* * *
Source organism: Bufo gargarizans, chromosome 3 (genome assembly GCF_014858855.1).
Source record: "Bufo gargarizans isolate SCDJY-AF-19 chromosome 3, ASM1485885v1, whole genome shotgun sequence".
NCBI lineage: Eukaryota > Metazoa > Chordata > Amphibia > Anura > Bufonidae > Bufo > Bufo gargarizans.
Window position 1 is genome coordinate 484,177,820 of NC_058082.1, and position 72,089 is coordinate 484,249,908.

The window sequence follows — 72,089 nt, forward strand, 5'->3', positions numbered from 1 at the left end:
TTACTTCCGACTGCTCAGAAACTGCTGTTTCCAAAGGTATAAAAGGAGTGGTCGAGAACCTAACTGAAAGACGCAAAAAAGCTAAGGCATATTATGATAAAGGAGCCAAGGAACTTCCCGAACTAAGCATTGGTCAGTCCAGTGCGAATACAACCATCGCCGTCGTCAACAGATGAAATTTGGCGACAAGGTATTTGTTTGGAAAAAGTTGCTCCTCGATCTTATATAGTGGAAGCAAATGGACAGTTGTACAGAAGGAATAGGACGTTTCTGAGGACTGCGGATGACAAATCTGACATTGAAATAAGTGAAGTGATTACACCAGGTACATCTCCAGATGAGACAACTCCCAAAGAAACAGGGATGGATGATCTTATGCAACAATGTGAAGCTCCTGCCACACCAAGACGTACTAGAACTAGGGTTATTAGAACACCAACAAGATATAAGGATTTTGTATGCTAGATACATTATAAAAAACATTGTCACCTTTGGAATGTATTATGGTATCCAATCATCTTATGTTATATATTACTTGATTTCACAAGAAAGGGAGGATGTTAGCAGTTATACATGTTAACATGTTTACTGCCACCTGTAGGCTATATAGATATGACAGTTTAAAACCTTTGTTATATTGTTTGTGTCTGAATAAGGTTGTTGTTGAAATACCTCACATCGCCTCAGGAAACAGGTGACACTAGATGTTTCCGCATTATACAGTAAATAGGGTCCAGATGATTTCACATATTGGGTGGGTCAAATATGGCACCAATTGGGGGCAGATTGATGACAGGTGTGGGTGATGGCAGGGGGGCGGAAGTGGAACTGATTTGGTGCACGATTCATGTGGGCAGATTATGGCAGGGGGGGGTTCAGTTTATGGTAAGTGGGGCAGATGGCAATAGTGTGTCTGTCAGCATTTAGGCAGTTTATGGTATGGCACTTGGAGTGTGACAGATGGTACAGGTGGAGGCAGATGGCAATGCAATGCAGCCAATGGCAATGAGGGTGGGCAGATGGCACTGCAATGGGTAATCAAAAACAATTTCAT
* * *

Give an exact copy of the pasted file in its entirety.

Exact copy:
Source organism: Bufo gargarizans, chromosome 3 (genome assembly GCF_014858855.1).
Source record: "Bufo gargarizans isolate SCDJY-AF-19 chromosome 3, ASM1485885v1, whole genome shotgun sequence".
NCBI lineage: Eukaryota > Metazoa > Chordata > Amphibia > Anura > Bufonidae > Bufo > Bufo gargarizans.
Window position 1 is genome coordinate 484,177,820 of NC_058082.1, and position 72,089 is coordinate 484,249,908.

The window sequence follows — 72,089 nt, forward strand, 5'->3', positions numbered from 1 at the left end:
TTACTTCCGACTGCTCAGAAACTGCTGTTTCCAAAGGTATAAAAGGAGTGGTCGAGAACCTAACTGAAAGACGCAAAAAAGCTAAGGCATATTATGATAAAGGAGCCAAGGAACTTCCCGAACTAAGCATTGGTCAGTCCAGTGCGAATACAACCATCGCCGTCGTCAACAGATGAAATTTGGCGACAAGGTATTTGTTTGGAAAAAGTTGCTCCTCGATCTTATATAGTGGAAGCAAATGGACAGTTGTACAGAAGGAATAGGACGTTTCTGAGGACTGCGGATGACAAATCTGACATTGAAATAAGTGAAGTGATTACACCAGGTACATCTCCAGATGAGACAACTCCCAAAGAAACAGGGATGGATGATCTTATGCAACAATGTGAAGCTCCTGCCACACCAAGACGTACTAGAACTAGGGTTATTAGAACACCAACAAGATATAAGGATTTTGTATGCTAGATACATTATAAAAAACATTGTCACCTTTGGAATGTATTATGGTATCCAATCATCTTATGTTATATATTACTTGATTTCACAAGAAAGGGAGGATGTTAGCAGTTATACATGTTAACATGTTTACTGCCACCTGTAGGCTATATAGATATGACAGTTTAAAACCTTTGTTATATTGTTTGTGTCTGAATAAGGTTGTTGTTGAAATACCTCACATCGCCTCAGGAAACAGGTGACACTAGATGTTTCCGCATTATACAGTAAATAGGGTCCAGATGATTTCACATATTGGGTGGGTCAAATATGGCACCAATTGGGGGCAGATTGATGACAGGTGTGGGTGATGGCAGGGGGGCGGAAGTGGAACTGATTTGGTGCACGATTCATGTGGGCAGATTATGGCAGGGGGGGGTTCAGTTTATGGTAAGTGGGGCAGATGGCAATAGTGTGTCTGTCAGCATTTAGGCAGTTTATGGTATGGCACTTGGAGTGTGACAGATGGTACAGGTGGAGGCAGATGGCAATGCAATGCAGCCAATGGCAATGAGGGTGGGCAGATGGCACTGCAATGGGTAATCAAAAACAATTTCAT